As the Atlantic Coast Conference appears poised to adopt a new scheduling model for football, the biggest question looming for Clemson fans is simple: Who will be the Tigers’ three permanent annual rivals?
The short answer? We don’t know, and may not know until the league’s 2023 schedule is announced in January.
“There are a lot of moving parts, not only with Clemson, but with other teams and other rivalries,” Clemson athletics director Graham Neff told The Greenville News. “Do they need to play, do they not need to play? What about regional geography and travel?
“It truly has not been set yet, but there are variations of that and there’s trying to be a decision from the league and the athletic directors on what fits best for the league. So there probably are some variations on what that could look like for a lot of schools, Clemson included.”
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In the meantime, we can muster a few educated guesses.
The leader in the clubhouse for the ACC is a 3-5-5 scheduling model, which would include three permanent opponents and a rotating slate of home-and-home games with five other opponents.
Here are the leading candidates to be the Tigers’ annual rivals:
This one’s a no-brainer. Save for the 2020 COVID-year cancellation, Clemson and Florida State have played every season since the Seminoles joined the league in 1992, producing many memorable games, including the “Bowden Bowl” showdowns between father Bobby and son Tommy from 1997 to 2005.
Clemson and Florida State have been the ACC’s preeminent programs for the past 30 years and have split their past 22 meetings, with those games being decided by an average margin of 1.2 points.
“Certainly Florida State and Clemson is a prominent matchup that makes a lot of sense,” Neff said.
There can’t be an end to the “Textile Bowl,” can there? The Wolfpack’s recent resurgence and last season’s two-overtime win against the Tigers in Raleigh has added more intrigue to an age-old rivalry that dates to 1899.
Clemson and N.C. State have played 89 times since, which is the most games the Tigers have played against any ACC opponent. This season’s game at Clemson should have major implications, both on a regional and national level.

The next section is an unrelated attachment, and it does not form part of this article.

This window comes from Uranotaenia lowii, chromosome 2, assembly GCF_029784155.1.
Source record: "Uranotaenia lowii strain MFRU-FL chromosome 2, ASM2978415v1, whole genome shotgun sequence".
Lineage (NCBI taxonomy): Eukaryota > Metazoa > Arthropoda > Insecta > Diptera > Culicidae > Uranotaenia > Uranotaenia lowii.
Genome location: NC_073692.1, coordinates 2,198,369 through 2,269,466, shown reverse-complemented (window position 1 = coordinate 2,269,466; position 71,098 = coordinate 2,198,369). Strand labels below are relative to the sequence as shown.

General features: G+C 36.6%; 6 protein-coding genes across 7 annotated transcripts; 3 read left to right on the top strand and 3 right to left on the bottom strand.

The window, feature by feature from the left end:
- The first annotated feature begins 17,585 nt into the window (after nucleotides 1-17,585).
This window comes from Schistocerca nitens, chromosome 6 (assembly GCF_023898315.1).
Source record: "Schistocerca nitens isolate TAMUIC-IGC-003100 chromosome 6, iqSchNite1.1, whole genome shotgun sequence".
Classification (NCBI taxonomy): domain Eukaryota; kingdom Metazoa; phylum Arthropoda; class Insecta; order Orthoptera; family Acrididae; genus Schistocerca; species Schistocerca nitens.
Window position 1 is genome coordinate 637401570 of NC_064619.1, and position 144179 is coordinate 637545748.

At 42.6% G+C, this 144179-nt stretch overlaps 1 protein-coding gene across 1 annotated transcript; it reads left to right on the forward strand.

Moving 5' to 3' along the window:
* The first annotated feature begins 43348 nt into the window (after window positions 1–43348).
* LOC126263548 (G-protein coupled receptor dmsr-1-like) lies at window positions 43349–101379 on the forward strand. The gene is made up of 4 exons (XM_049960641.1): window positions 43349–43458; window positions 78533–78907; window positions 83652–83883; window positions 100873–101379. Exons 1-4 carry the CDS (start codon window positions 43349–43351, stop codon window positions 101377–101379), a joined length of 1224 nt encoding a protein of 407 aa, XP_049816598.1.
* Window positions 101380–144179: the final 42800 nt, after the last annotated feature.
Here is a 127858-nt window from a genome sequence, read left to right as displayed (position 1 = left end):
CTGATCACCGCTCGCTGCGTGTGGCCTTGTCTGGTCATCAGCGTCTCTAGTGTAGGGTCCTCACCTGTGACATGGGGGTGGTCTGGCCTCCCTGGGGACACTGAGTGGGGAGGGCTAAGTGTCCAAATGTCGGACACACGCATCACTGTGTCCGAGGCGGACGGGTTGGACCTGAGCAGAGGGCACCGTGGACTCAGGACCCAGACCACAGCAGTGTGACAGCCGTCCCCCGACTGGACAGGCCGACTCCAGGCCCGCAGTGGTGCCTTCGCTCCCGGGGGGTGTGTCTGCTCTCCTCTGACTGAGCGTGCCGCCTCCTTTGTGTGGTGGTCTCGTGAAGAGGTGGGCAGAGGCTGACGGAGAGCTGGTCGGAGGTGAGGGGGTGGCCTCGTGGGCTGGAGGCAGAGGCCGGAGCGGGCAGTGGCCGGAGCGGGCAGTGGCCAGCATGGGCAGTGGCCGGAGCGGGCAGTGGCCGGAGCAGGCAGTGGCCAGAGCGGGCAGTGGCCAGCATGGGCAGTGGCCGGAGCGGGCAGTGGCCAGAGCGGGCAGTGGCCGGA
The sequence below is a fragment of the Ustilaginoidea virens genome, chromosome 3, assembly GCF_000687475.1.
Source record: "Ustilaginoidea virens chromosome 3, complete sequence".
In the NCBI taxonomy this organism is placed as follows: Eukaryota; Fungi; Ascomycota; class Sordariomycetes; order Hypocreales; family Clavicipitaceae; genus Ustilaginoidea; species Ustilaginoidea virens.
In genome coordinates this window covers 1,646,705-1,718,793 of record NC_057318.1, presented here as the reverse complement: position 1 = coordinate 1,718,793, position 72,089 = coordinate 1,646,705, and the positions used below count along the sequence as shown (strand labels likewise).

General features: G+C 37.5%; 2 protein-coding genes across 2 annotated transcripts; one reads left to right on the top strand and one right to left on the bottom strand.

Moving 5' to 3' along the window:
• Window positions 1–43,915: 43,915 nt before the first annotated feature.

The Yellow Jackets are another longtime rival that seems a natural fit as a permanent opponent. Prior to Clemson’s current seven-game winning streak in the series, the teams split their 32 regular-season meetings since the Yellow Jackets joined the ACC in football in 1983.
There have been plenty of memorable games between the teams, including a stretch of six consecutive games decided by exactly three points between 1996 and 2001.
“Those (N.C. State and Georgia Tech) make a lot of sense and I don’t want to be coy, but by no means are those set or determined,” Neff said. “And there could be arguments made for other matchups, too, in the Carolinas or Louisville.
“There’s just all kinds of different ways that could make sense, competitive balance or otherwise. That may well be where we land, but that’s not determined yet.”
The dissolution of the Atlantic and Coastal divisions in football would help ensure that the two best teams advance to the ACC Championship Game. And the 3-5-5 format will mean that each team will play every other team in the league at least once every two years, which is another benefit that Neff likes.
“That’s the cool thing,” Neff said. “Right now there are schools that we see once every six years and we play home-and-home once every 12 years.
“Under the new plan, we’d play everybody in the league once every two years and play a home-and-home with everybody in the league every four years. From a recruiting standpoint, it’s good to be able to say that within a four-year career you’re going to play every team at least twice and play at least once at every other ACC school’s home stadium. The variety just really works.”